Williams family. L to R: Michelle, Karen, Willie, Kristina, Jessica

We also had the help of our three daughters. Michelle donated her old computer to use for worship services. Jessica helped us set up the Facebook page for our local church during the pandemic. Kristina worked with the financial team to assist with completing the financial.

Even though our congregation does not have a new pastor to replace my husband, I am grateful that we are able to move forward as a non-chartered fellowship. It is my hope and prayer that we will continue to grow in grace and knowledge of our Lord and Savior, Jesus Christ, as part of GCI and the body of Christ.

From Willie:

I am blessed by God to have an amazing Christian wife and sister in Christ! And she has been a very big help to me as a new pastor.

Karen is a great mentor to our three daughters, Michelle (son-in-law, Mekael, and our first granddaughter, Mia), Jessica, and Kristina. We are thankful that all three of our daughters are college graduates and have jobs.

My faith journey (a little over 3 years) as a “rookie pastor” has been amazing! It has been a journey with the prayers of the saints of Grace Communion Madison, and help of Jessica and Kristina, and the support of the home office, especially Anthony Mullins, my beloved brother in Christ.

I have been impressed with the deeply detailed resources of GCI. I believe I have grown as a student of the Bible—my favorite book! I will miss preparing sermons every week. I will also miss the warm and loving fellowship of our brothers and sisters on a weekly basis.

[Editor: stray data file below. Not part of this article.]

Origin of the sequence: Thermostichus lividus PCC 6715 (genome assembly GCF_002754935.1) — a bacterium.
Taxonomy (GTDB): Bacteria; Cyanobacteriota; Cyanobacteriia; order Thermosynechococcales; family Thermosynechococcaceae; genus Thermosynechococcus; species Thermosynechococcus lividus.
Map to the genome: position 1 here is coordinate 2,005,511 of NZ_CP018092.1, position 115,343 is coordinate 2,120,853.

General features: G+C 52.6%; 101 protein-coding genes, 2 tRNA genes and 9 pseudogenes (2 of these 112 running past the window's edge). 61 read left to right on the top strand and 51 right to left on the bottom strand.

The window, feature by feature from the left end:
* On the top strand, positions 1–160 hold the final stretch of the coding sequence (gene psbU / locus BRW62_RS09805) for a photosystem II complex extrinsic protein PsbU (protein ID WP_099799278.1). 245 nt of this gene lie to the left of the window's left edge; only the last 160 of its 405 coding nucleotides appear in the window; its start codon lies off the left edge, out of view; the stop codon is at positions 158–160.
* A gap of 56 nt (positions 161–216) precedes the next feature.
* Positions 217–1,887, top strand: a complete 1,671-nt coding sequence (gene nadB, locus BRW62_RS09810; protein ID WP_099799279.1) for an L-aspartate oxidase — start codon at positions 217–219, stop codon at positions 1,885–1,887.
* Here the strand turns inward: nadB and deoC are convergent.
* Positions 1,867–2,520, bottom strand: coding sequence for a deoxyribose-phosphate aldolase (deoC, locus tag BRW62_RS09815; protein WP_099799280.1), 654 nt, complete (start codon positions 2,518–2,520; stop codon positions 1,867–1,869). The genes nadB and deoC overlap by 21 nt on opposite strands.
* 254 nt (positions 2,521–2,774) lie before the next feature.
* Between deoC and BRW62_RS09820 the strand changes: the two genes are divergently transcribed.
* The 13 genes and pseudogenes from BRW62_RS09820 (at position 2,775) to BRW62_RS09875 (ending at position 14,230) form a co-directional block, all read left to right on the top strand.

My retirement, though bittersweet, will allow more time for the needs of Karen and her aging, ailing parents. It will also allow me more time to relax and walk my dog in the woods. Additionally, I love sports, making walking canes/staffs, and gardening fruit trees, shade trees, and flowers.

Finally, my retirement decision was difficult but necessary. My adjustment to growing old is up to me. It is hard to say goodbye to yesterday.

Death of Sandy Mayfield

Sandy is the mother of Update editor, Elizabeth Mullins, and mother-in-law to regional director Anthony Mullins.


At the age of 84, Sandra “Sandy” Suzette Mayfield died resting in the finished work of Jesus Christ. Sandy was born on June 12, 1938, in Clendenin, WV. She received her Bachelor of Education from Fairmont State University and loved being a teacher. She taught elementary school in Washington DC, Miami, FL, Cincinnati, OH, and Huntington, WV. She began attending our denomination in 1973.

Sandy is survived by her beloved husband of 58 years, Jim Mayfield of Winfield, WV, and her daughters, Emma Lee (Paul David) Kurts and Elizabeth (Anthony) Mullins of NC. Her four grandchildren in NC are Sarah (Trevor) McGuire, LeeAnna Gill, James Kurts, and Michael (Ashleigh) Kurts, and her great-granddaughter is Riley McGuire.